The Souls of White “Volk” – Ausstellung

Studium Generale der UdK Berlin

Digital Exhibition curated by Prof. Dr. Natasha A. Kelly

In his often-overlooked essay The Souls of White Folk, originally published in 1910 and substantially revised and reprinted in 1920, African American scientist, journalist, and activist W.E.B Du Bois questions the supremacy and privilege of white people and the possibility of their invisibility, neutrality, and universality long before the public discourse on Critical Whiteness began. He argues that the worldwide historical, cultural, social, political, legal, and economic impact of white supremacy, as well as its influence in the early 20th century, is "the new religion of whiteness." At this time, the political upheaval in Germany was looming, which ultimately led to the First World War (1914 – 1918) and the emergence of the Weimar Republic (1919 – 1934), where the concept of whiteness was continuously constructed and reinforced through social, cultural, historical and political means that simultaneously erased Jewish and/or Black German voices and narratives and eventually led to the rise of National Socialism and Germany’s self-destruction in World War II.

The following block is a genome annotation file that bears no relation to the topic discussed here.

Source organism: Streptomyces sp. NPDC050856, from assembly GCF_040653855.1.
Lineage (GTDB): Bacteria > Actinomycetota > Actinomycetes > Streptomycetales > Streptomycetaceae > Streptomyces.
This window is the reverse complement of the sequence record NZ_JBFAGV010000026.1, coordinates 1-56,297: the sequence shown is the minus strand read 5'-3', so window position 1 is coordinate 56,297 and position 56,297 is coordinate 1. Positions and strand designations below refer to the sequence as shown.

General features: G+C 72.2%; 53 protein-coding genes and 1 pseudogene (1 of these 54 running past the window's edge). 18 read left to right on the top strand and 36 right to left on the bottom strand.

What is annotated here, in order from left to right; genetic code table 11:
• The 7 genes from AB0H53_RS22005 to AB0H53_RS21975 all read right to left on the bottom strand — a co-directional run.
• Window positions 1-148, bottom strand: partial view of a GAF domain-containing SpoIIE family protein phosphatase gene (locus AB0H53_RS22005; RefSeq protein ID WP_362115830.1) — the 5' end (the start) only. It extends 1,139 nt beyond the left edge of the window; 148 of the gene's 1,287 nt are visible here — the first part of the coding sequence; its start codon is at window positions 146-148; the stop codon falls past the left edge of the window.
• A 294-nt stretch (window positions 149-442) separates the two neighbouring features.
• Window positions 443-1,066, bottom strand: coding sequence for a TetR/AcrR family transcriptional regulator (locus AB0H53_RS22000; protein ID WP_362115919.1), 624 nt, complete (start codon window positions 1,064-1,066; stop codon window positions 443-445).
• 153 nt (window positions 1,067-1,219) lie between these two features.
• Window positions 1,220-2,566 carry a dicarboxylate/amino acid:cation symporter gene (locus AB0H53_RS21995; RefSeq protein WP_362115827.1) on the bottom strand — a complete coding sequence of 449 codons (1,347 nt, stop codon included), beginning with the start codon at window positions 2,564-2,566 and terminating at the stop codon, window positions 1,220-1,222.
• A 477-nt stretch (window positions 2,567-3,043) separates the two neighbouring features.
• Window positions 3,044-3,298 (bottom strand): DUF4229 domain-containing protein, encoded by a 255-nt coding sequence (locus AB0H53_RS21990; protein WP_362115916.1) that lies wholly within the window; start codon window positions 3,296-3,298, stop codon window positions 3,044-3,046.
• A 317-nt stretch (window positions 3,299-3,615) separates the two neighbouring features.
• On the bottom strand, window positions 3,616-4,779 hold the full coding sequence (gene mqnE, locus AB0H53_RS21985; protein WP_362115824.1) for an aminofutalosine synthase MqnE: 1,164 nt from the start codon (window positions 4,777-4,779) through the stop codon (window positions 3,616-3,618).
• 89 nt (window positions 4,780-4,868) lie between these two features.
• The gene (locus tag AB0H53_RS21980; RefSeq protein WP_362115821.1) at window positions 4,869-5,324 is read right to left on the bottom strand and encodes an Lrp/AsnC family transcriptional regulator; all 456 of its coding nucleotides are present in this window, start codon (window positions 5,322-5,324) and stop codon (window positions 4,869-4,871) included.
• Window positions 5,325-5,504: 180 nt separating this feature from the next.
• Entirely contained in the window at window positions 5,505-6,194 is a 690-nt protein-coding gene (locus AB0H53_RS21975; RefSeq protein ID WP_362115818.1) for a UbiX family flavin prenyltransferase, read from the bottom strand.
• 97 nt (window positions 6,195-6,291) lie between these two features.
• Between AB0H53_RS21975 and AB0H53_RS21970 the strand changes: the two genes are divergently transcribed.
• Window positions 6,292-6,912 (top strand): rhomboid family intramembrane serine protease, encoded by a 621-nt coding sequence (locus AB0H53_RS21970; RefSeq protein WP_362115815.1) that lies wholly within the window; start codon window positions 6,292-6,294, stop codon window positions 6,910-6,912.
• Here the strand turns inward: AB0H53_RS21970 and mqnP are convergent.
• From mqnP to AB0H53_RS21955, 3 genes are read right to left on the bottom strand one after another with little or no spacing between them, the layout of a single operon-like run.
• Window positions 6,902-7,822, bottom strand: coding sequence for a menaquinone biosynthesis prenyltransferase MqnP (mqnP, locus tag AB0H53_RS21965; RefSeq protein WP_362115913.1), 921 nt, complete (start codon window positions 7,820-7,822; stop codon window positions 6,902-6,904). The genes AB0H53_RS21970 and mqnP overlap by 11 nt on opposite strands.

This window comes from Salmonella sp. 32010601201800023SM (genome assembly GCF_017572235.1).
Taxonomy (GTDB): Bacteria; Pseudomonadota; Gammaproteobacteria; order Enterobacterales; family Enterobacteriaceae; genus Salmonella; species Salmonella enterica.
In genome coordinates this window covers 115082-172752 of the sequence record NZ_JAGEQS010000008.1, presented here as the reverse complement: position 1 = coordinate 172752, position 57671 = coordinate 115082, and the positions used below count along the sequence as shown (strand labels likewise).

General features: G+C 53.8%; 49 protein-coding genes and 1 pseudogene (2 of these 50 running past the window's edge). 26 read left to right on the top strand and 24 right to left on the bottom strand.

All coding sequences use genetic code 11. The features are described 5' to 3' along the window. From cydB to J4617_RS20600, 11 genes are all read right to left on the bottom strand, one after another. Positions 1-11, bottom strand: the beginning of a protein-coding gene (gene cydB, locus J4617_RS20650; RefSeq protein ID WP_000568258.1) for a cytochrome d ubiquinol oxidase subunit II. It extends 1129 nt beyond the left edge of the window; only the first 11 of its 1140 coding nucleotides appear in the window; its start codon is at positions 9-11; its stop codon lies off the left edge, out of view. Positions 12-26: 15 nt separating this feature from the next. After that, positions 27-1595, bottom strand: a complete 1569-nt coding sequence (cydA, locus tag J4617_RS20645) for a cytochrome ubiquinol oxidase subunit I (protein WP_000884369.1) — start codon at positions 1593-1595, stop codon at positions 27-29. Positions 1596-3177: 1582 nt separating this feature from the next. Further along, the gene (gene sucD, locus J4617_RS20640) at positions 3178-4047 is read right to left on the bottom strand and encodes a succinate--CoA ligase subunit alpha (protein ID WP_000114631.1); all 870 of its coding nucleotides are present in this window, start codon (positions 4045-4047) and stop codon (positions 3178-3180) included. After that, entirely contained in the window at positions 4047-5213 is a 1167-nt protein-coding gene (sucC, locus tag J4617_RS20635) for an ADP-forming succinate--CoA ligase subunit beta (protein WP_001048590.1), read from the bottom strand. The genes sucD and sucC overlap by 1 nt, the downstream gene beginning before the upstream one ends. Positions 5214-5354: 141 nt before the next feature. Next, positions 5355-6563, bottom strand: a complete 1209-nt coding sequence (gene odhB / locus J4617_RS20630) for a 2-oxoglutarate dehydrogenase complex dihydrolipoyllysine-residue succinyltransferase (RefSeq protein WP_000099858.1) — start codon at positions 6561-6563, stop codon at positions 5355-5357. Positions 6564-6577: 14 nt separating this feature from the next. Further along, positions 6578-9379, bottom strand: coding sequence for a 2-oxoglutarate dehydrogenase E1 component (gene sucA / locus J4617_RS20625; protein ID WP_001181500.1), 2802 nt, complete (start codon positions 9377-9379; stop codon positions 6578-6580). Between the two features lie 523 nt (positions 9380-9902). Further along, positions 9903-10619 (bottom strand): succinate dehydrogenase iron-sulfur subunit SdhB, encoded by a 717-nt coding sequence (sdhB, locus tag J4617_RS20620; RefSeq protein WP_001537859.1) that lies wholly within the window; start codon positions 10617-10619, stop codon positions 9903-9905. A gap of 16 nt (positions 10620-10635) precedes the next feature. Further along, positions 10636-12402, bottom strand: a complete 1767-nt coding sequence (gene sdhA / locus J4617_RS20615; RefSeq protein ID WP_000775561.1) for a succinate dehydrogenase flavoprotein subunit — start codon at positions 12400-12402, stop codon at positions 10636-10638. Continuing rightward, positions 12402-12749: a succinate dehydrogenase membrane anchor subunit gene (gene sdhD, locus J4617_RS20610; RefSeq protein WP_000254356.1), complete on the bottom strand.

Du Bois’ text prompted students to engage in introspection, unveiling whiteness and critically examining the construction and implications of white German identity in the Weimar Republic by exploring the question what defines the souls of white people. They reflected on the continuity of racial ideologies, colonial legacies, and prevailing social hierarchies of the era, exposing hidden biases and systemic racism ingrained within society today. Through this process, they visualized the complex relationship between whiteness and art and explored how the history of whiteness in Germany continues to find expression, be challenged, and impact the present, particularly by right-wing populists.

Trailer Project Launch: Impressions of the official opening of “The Souls of White ‘Volk’” curated by Prof. Dr. Natasha A. Kelly